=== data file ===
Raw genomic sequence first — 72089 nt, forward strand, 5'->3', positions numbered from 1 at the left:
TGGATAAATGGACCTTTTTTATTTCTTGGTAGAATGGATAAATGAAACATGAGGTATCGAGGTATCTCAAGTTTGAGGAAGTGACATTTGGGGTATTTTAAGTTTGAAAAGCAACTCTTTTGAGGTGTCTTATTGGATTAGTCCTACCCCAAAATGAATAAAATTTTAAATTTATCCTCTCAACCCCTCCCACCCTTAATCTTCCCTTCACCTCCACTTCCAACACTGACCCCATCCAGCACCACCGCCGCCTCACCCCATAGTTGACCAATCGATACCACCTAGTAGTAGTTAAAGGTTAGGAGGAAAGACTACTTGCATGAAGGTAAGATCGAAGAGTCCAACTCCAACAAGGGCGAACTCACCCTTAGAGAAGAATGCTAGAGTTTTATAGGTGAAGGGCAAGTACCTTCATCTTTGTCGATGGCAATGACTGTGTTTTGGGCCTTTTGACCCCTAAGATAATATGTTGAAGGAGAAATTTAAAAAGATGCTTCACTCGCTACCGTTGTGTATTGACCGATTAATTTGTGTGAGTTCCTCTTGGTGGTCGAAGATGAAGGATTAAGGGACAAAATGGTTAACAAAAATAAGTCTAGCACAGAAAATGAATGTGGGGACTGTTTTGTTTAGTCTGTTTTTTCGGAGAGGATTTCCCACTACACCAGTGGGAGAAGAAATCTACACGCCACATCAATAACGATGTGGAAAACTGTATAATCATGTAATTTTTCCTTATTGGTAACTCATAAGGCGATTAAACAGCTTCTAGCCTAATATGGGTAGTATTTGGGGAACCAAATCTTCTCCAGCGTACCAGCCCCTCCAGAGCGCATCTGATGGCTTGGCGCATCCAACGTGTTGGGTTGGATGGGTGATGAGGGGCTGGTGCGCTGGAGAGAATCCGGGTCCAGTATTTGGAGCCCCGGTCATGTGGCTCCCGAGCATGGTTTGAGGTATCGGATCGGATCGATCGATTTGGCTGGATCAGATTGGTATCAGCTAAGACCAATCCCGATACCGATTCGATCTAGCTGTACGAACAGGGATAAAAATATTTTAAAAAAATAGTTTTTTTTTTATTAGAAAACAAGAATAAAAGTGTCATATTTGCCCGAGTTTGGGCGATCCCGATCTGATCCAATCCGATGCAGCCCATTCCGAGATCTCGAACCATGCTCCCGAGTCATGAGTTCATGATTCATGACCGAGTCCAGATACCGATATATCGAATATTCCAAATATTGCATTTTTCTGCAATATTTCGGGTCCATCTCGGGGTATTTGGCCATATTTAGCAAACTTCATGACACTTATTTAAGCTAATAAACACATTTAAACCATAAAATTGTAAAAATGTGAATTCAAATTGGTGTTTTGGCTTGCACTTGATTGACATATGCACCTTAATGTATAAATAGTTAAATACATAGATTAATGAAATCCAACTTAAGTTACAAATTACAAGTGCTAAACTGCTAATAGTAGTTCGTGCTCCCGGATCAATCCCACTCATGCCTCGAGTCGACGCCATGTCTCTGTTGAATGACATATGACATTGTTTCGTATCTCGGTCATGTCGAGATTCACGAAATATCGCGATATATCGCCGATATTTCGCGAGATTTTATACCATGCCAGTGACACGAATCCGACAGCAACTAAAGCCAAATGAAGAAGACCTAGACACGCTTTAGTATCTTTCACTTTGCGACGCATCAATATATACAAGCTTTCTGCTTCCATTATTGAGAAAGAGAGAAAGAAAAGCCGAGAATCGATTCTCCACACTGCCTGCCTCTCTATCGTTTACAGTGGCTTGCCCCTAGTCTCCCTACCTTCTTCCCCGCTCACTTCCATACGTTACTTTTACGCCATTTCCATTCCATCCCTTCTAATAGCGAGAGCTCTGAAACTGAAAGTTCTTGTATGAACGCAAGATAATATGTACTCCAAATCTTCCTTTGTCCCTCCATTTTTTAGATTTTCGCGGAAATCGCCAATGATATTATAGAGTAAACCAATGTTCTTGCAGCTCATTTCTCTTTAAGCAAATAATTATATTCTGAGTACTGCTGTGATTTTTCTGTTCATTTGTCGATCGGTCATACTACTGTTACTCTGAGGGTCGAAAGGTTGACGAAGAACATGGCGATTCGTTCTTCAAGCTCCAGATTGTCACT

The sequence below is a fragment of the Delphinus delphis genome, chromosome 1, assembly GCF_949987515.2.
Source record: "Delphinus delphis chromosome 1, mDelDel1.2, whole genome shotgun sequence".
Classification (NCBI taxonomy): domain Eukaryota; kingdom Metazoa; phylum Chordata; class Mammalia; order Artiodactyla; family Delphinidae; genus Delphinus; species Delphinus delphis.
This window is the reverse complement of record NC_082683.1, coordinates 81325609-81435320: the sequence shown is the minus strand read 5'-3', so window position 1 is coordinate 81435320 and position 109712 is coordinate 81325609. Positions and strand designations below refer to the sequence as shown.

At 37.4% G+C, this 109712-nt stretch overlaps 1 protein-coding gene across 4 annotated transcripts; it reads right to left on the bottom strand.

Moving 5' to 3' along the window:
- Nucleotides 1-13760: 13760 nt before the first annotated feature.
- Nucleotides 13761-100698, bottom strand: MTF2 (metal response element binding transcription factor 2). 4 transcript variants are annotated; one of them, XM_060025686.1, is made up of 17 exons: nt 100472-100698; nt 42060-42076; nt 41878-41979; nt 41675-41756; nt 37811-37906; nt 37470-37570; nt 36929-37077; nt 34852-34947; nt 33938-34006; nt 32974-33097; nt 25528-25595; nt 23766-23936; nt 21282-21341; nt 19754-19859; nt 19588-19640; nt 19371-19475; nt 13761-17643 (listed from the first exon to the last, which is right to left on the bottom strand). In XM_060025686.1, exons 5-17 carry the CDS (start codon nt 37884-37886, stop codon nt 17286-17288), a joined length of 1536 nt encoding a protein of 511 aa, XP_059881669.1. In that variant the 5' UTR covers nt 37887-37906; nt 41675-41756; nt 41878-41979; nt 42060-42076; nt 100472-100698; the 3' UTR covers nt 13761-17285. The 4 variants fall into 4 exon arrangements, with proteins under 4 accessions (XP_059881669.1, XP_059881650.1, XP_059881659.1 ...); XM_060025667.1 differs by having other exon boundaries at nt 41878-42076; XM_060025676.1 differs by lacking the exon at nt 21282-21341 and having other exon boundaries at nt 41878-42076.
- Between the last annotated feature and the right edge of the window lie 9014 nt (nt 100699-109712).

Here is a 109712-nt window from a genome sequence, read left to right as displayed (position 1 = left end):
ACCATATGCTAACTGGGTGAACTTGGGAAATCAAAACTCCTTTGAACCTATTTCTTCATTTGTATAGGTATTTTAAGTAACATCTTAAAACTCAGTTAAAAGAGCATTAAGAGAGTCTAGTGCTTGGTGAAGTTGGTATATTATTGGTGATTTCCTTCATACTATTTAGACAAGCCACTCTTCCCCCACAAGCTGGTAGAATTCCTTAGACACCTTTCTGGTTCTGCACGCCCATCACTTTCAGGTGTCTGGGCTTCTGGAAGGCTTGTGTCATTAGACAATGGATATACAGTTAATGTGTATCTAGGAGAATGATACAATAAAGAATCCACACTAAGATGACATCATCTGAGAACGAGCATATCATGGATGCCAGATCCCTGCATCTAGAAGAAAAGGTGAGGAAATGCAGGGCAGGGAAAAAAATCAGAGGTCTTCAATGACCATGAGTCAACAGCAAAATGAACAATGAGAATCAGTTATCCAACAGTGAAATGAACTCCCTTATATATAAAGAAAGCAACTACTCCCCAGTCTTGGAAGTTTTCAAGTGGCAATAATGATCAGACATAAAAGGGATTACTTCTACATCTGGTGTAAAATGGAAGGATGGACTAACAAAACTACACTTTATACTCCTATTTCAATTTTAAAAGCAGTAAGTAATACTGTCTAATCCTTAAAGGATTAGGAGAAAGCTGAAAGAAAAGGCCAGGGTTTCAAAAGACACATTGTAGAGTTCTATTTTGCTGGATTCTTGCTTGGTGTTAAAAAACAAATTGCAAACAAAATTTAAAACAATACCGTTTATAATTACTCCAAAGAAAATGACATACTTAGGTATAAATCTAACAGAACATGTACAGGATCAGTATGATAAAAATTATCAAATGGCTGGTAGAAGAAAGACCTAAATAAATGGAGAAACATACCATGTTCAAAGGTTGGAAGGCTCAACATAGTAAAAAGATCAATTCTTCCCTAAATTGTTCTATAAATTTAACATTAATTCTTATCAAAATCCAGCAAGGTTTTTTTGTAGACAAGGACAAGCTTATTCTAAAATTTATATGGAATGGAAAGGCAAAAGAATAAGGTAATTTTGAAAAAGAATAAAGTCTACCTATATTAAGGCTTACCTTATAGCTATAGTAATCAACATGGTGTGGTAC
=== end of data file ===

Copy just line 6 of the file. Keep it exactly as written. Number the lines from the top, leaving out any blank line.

This window is the reverse complement of record NC_082683.1, coordinates 81325609-81435320: the sequence shown is the minus strand read 5'-3', so window position 1 is coordinate 81435320 and position 109712 is coordinate 81325609. Positions and strand designations below refer to the sequence as shown.